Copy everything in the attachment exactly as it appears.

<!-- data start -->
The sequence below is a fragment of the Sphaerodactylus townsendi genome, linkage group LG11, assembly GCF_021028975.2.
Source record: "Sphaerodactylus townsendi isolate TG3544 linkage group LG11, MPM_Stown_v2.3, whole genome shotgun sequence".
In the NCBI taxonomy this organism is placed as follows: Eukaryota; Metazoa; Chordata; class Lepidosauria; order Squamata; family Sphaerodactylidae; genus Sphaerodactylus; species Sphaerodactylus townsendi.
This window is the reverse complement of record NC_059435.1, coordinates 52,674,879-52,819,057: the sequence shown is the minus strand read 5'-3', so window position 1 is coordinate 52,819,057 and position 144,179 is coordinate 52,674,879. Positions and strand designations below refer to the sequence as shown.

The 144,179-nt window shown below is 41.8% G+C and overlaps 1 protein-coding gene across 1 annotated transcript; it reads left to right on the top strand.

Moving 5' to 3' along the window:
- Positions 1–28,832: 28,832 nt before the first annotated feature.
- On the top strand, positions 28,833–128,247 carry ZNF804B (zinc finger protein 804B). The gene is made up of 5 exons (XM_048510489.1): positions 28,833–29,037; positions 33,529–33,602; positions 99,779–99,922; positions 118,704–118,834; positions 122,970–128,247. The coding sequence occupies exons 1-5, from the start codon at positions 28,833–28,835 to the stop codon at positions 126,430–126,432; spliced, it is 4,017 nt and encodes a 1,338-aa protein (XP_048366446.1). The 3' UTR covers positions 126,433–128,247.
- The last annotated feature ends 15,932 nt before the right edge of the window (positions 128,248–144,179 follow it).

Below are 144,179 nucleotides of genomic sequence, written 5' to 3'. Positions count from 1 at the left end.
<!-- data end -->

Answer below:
The sequence below is a fragment of the Sphaerodactylus townsendi genome, linkage group LG11, assembly GCF_021028975.2.
Source record: "Sphaerodactylus townsendi isolate TG3544 linkage group LG11, MPM_Stown_v2.3, whole genome shotgun sequence".
In the NCBI taxonomy this organism is placed as follows: Eukaryota; Metazoa; Chordata; class Lepidosauria; order Squamata; family Sphaerodactylidae; genus Sphaerodactylus; species Sphaerodactylus townsendi.
This window is the reverse complement of record NC_059435.1, coordinates 52,674,879-52,819,057: the sequence shown is the minus strand read 5'-3', so window position 1 is coordinate 52,819,057 and position 144,179 is coordinate 52,674,879. Positions and strand designations below refer to the sequence as shown.

The 144,179-nt window shown below is 41.8% G+C and overlaps 1 protein-coding gene across 1 annotated transcript; it reads left to right on the top strand.

Moving 5' to 3' along the window:
- Positions 1–28,832: 28,832 nt before the first annotated feature.
- On the top strand, positions 28,833–128,247 carry ZNF804B (zinc finger protein 804B). The gene is made up of 5 exons (XM_048510489.1): positions 28,833–29,037; positions 33,529–33,602; positions 99,779–99,922; positions 118,704–118,834; positions 122,970–128,247. The coding sequence occupies exons 1-5, from the start codon at positions 28,833–28,835 to the stop codon at positions 126,430–126,432; spliced, it is 4,017 nt and encodes a 1,338-aa protein (XP_048366446.1). The 3' UTR covers positions 126,433–128,247.
- The last annotated feature ends 15,932 nt before the right edge of the window (positions 128,248–144,179 follow it).

Below are 144,179 nucleotides of genomic sequence, written 5' to 3'. Positions count from 1 at the left end.